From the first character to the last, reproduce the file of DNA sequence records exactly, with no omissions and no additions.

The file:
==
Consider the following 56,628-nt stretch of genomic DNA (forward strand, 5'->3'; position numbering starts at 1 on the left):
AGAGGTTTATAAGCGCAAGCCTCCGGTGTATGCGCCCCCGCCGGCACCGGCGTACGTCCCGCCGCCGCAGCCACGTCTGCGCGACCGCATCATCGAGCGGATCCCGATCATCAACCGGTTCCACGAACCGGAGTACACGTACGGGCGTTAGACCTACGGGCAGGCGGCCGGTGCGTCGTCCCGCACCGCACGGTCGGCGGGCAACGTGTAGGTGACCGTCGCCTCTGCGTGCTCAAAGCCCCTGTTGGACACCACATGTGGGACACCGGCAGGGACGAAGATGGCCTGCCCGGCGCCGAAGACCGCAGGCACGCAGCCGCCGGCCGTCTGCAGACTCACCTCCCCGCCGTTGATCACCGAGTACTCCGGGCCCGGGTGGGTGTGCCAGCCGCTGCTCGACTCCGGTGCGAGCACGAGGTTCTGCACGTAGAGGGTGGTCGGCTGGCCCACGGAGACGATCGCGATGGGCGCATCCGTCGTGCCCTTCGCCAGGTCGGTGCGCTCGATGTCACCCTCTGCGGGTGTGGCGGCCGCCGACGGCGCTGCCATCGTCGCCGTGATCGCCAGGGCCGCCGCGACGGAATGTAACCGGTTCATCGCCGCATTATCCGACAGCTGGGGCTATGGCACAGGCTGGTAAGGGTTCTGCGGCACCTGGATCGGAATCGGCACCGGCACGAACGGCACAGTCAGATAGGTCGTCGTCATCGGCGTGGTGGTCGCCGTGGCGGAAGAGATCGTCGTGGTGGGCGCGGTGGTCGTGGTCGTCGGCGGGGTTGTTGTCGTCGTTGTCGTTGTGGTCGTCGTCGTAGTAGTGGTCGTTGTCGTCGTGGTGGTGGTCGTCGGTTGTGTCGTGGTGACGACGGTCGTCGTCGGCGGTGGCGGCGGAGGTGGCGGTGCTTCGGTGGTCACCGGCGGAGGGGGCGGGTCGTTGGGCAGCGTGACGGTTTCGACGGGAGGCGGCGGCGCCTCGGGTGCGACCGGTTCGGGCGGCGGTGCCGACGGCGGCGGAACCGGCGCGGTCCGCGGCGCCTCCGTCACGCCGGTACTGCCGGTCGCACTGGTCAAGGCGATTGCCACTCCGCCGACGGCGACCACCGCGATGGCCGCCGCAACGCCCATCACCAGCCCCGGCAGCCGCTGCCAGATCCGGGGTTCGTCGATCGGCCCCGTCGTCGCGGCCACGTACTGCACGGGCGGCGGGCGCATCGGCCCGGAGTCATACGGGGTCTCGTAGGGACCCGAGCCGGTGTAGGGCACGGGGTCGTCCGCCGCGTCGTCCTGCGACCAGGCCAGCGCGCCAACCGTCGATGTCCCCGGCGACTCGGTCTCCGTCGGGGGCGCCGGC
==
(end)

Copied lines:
Consider the following 56,628-nt stretch of genomic DNA (forward strand, 5'->3'; position numbering starts at 1 on the left):
AGAGGTTTATAAGCGCAAGCCTCCGGTGTATGCGCCCCCGCCGGCACCGGCGTACGTCCCGCCGCCGCAGCCACGTCTGCGCGACCGCATCATCGAGCGGATCCCGATCATCAACCGGTTCCACGAACCGGAGTACACGTACGGGCGTTAGACCTACGGGCAGGCGGCCGGTGCGTCGTCCCGCACCGCACGGTCGGCGGGCAACGTGTAGGTGACCGTCGCCTCTGCGTGCTCAAAGCCCCTGTTGGACACCACATGTGGGACACCGGCAGGGACGAAGATGGCCTGCCCGGCGCCGAAGACCGCAGGCACGCAGCCGCCGGCCGTCTGCAGACTCACCTCCCCGCCGTTGATCACCGAGTACTCCGGGCCCGGGTGGGTGTGCCAGCCGCTGCTCGACTCCGGTGCGAGCACGAGGTTCTGCACGTAGAGGGTGGTCGGCTGGCCCACGGAGACGATCGCGATGGGCGCATCCGTCGTGCCCTTCGCCAGGTCGGTGCGCTCGATGTCACCCTCTGCGGGTGTGGCGGCCGCCGACGGCGCTGCCATCGTCGCCGTGATCGCCAGGGCCGCCGCGACGGAATGTAACCGGTTCATCGCCGCATTATCCGACAGCTGGGGCTATGGCACAGGCTGGTAAGGGTTCTGCGGCACCTGGATCGGAATCGGCACCGGCACGAACGGCACAGTCAGATAGGTCGTCGTCATCGGCGTGGTGGTCGCCGTGGCGGAAGAGATCGTCGTGGTGGGCGCGGTGGTCGTGGTCGTCGGCGGGGTTGTTGTCGTCGTTGTCGTTGTGGTCGTCGTCGTAGTAGTGGTCGTTGTCGTCGTGGTGGTGGTCGTCGGTTGTGTCGTGGTGACGACGGTCGTCGTCGGCGGTGGCGGCGGAGGTGGCGGTGCTTCGGTGGTCACCGGCGGAGGGGGCGGGTCGTTGGGCAGCGTGACGGTTTCGACGGGAGGCGGCGGCGCCTCGGGTGCGACCGGTTCGGGCGGCGGTGCCGACGGCGGCGGAACCGGCGCGGTCCGCGGCGCCTCCGTCACGCCGGTACTGCCGGTCGCACTGGTCAAGGCGATTGCCACTCCGCCGACGGCGACCACCGCGATGGCCGCCGCAACGCCCATCACCAGCCCCGGCAGCCGCTGCCAGATCCGGGGTTCGTCGATCGGCCCCGTCGTCGCGGCCACGTACTGCACGGGCGGCGGGCGCATCGGCCCGGAGTCATACGGGGTCTCGTAGGGACCCGAGCCGGTGTAGGGCACGGGGTCGTCCGCCGCGTCGTCCTGCGACCAGGCCAGCGCGCCAACCGTCGATGTCCCCGGCGACTCGGTCTCCGTCGGGGGCGCCGGC